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The Many Journeys of Bam

Markeal Williams, otherwise known as “Bam”, has been running track and field since he was five years old in south Florida and is now one of the stars of Oakland University track and field as a decathlete.


Full podcast interview with Williams available via WXOU's, "The GioMoShow" .


Journey To Oakland’s Track


He got his nickname of “Bam” from two sources: One of them being from his mom calling him “Bam Bam” because of his habit of banging pots and pans when he was only two years old. The other was from his coach in high school, where Williams fell on a hurdle so hard, his coach called him just “Bam” from how hard he fell.


Unlike some track and field athletes that played multiple sports, since the athleticism of track and field lends itself to other sports easily, Williams has been almost exclusively track and field his whole life.


“Fun fact about me: I am the most unathletic athletic person there is. I have no hand-eye coordination, I cannot shoot a basketball, I can barely catch a football,” Williams said. “I played soccer for two days. I made the team just because I was fast. Could not dribble the ball, could not kick, couldn’t do anything. I’m not athletic, I’m just fast and strong.”


He was originally going to commit to the University of South Florida, but plans changed. A month before Williams was planning to commit, most of the coaching staff that recruited him got fired, leaving him little time to decide which school he will attend.


Deciding between schools like Kennesaw State and Western Carolina, he remembered his visit to Oakland, where head coach Katrina Brumfield made a very good impression on Williams.


“The main thing was the coach, Katrina Brumfield. She was really nice, like she spoiled me on my visit. She was so sweet and I was like, ‘Ok, if she’s gonna be like that the whole time, I want to be where she is.’”


Coach Brumfield shared her thoughts from the visit.


“We kind of hit it off just from a personality standpoint. It was easy for us to trade jokes back and forth. We had that comfortability right away. I knew


the moment he stepped on campus he was going to be a character and he did not disappoint.”



With the deadline approaching quickly, Williams had to make a decision, so he went off of the great impression of Brumfield, hoping that the rest of the staff and team were similar to her.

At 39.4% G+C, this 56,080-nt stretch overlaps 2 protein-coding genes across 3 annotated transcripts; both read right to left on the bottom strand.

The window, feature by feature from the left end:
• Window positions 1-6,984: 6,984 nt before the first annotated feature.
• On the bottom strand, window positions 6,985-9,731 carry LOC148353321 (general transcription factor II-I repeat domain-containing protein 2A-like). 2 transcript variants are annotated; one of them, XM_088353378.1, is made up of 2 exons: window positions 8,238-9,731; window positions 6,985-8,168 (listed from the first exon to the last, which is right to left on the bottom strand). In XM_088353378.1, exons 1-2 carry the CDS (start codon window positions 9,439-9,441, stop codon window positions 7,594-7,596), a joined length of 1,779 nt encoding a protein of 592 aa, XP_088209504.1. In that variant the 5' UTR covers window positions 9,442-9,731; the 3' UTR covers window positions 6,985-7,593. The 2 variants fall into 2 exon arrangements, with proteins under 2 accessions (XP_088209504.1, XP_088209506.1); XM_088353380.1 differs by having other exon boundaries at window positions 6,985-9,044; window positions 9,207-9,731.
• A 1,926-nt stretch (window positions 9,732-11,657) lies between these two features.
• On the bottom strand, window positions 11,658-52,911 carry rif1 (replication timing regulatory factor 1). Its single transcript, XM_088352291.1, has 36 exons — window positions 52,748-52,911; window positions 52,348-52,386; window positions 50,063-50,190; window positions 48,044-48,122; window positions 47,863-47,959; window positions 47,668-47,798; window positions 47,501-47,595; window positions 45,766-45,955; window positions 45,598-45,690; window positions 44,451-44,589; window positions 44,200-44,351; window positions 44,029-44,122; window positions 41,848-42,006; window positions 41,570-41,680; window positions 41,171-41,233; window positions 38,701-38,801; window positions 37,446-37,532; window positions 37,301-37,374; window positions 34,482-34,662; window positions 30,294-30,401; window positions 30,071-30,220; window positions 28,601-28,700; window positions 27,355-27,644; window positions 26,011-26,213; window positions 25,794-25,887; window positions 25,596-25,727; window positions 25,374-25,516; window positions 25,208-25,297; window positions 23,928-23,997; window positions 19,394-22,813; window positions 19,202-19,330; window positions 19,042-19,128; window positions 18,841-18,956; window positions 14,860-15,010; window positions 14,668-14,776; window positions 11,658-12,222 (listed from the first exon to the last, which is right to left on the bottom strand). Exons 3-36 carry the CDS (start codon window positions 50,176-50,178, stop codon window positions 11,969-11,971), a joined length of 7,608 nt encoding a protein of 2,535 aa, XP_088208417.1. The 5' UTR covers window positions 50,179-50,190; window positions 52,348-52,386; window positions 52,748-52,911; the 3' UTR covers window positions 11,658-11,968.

“So I picked Oakland and it was the greatest decision I ever made,” said Williams.


Journey Through Oakland’s Track


After moving up north to Auburn Hills from his home in Florida, Williams says that he adjusted very quickly to being away from home.


“I like to think that my parents prepared me for whatever,” Williams said. “I went through a little bit of a homesick phase, as one does, but I adapted pretty well, quickly, and that’s because my parents kind of cured me up to be prepared for adversity from when I was yay big.”



Since becoming a golden grizzly, Williams has made a great impression on his teammates and coaches.


“He definitely captures the energy in the room. Just a vibrant personality,” said Eddie Harrell, current teammate and distance runner. “Bam is somebody that everyone respects. He always brings a smile to practice or to a meet. He’s always encouraging and that helps people, especially younger people who get nervous at meets or get nervous at practice, or don’t really know how to navigate the athletic and school life.”


Coach Brumfield had similar things to say.


“I think Bam is the model athlete that you want to have. I’m not saying he’s perfect, he has human days,” Brumfield said. “But he’s a leader. He has the ability to connect all across event groups and when he speaks, people listen. And that’s a talent, not everybody can do that, not everybody wants to listen to everybody. He just puts his head down, he’ll grind and work.”


Journey To The Decathlon


Since Williams was 11 years old, he has been competing in the 110m hurdles and long jump events. However, frustration was growing with those events throughout his freshman season and his coach noticed.


In an effort to keep his spirits and interest in the sport alive, they both agreed to have him compete in the decathlon with only 10 days left to train for the event before the championship meet.


“From my perspective, he was just so frustrated with things, he was like ‘Well, why not?’” Brumfield said. “His club coach gave me some insight that he had some ability in there.”


What makes the decathlon so tough is that it is ten events counted as one. It includes the 100m, 400m, 1500m, 110m hurdles, long jump, high lump, shot put, discus throw, javelin throw, and pole vault.


“It’s a testament to his work ethic, his mindset, his fearless attitude,” Brumfield said. “Because you don’t do that unless you have a little bit of fearlessness and aso a little bit of crazy.”


Since making the switch, his training has changed dramatically. Instead of one training session a day along with weightlifting like he did for hurdles and long jump, he was training two or three times a day with weightlifting on top of that!


“Being a decathlete is a whole other beast from being like a regular track and field athlete because you're essentially practicing to be every event,” Williams said.


Journey to the Present


Since he was converted into a decathlete and did not have much throwing experience before that, some decathletes have an advantage in those events. During the indoor season however, the decathlon is adapted to the heptathlon where there are fewer throwing events and Williams can play more to his strengths.


With that, Williams was able to place 2nd in the HL Indoor Championships.


For this outdoor season, Williams’ goal is to improve in his throwing events to stay close to his indoor placement.


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